By Christopher Doering
WASHINGTON (Reuters) - Several financial industry trade groups said on Tuesday that the Commodity Futures Trading Commission risks causing confusion and reducing legitimate trading practices if it fails to clearly outline what practices are prohibited under its new anti-manipulation authority.
The Futures Industry Association, the Securities Industry and Financial Markets Association and the International Swaps and Derivatives Associations said in a joint letter the CFTC must describe legitimate trading practices with those it has determined can lead to market manipulation.
They warned the CFTC it should clarify that nothing in the proposed rule will stop market traders from taking positions and trading using material, nonpublic information that they have obtained legally. In addition, it urged the CFTC to show what new antifraud authority it has now that it did not have in the past.
"This causes confusion and uncertainty to market participants who require straightforward guidance about the types of behavior that are prohibited," the groups said in the letter.
"Market participants faced with overlapping and potentially inconsistent rules relating to the same activities are likely to reduce their participation because of the risk that activity permitted by one provision may be penalized under another."
The CFTC is grappling with how to give markets more direction on how it intends to carry out a ban in the Dodd-Frank law on three disruptive practices -- and whether regulators should go further and rein in high-frequency traders.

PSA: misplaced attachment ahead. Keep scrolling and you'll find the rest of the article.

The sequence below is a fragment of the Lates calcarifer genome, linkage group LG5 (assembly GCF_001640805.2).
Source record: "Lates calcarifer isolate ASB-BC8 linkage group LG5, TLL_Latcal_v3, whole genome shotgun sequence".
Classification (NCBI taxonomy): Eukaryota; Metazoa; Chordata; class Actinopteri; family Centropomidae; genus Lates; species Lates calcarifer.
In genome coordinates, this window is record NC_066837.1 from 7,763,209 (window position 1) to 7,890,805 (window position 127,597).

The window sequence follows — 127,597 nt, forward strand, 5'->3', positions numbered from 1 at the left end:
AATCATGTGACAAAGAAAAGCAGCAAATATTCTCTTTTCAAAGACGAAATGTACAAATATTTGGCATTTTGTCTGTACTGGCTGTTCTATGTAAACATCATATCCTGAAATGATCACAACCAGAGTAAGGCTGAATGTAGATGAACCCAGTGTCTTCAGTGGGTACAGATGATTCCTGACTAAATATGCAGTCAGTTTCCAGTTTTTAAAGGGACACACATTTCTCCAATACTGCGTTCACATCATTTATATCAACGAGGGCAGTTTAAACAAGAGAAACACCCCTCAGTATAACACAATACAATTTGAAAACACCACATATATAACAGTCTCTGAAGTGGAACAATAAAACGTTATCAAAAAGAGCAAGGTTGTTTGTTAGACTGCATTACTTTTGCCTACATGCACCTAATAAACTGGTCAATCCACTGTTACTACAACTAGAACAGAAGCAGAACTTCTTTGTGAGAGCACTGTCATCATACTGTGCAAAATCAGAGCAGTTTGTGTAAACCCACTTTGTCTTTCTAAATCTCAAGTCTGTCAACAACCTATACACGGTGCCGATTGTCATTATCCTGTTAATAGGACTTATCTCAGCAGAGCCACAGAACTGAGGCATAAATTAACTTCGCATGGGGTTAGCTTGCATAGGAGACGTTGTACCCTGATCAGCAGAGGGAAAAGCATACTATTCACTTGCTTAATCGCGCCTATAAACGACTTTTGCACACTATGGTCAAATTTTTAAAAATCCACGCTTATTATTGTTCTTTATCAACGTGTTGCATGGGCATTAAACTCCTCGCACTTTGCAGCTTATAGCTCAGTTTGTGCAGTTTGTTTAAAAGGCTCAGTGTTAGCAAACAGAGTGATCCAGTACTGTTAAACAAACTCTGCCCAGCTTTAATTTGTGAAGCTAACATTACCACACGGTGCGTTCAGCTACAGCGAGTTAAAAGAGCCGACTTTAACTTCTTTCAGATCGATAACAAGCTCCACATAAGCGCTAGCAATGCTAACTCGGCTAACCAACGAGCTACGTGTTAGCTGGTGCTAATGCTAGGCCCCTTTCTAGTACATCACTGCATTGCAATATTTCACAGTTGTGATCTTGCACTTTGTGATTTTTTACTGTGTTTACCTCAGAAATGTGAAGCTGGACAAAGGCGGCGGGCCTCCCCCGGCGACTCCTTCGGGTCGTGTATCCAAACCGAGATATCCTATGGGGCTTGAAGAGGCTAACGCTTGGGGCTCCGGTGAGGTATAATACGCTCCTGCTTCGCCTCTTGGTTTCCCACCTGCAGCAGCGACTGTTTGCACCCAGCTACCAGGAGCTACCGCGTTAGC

Beginning in July, the Dodd-Frank act requires the CFTC to ban certain trading practices. This includes "banging the close", acquiring a big position and then offsetting it before trading ends, and "spoofing," where a trader makes bids or offers but cancels them before execution.
At a roundtable this month, traders and academics had few suggestions for the CFTC as to what the new rules should look like.
The CFTC will now only have to show a trader acted in a manner that had the potential to disrupt the market, making it easier for the CFTC to prove its case. In its 36-year history, the CFTC has successfully prosecuted and won only one manipulation case in the futures markets.
In the past, CFTC had to prove an individual intended to manipulate prices -- evidence that was often difficult to find through e-mails or phone calls. It also had to show the person had the market power to move the price of a commodity and that the trader caused a price in the market that otherwise would not have occurred.
(Editing by David Gregorio)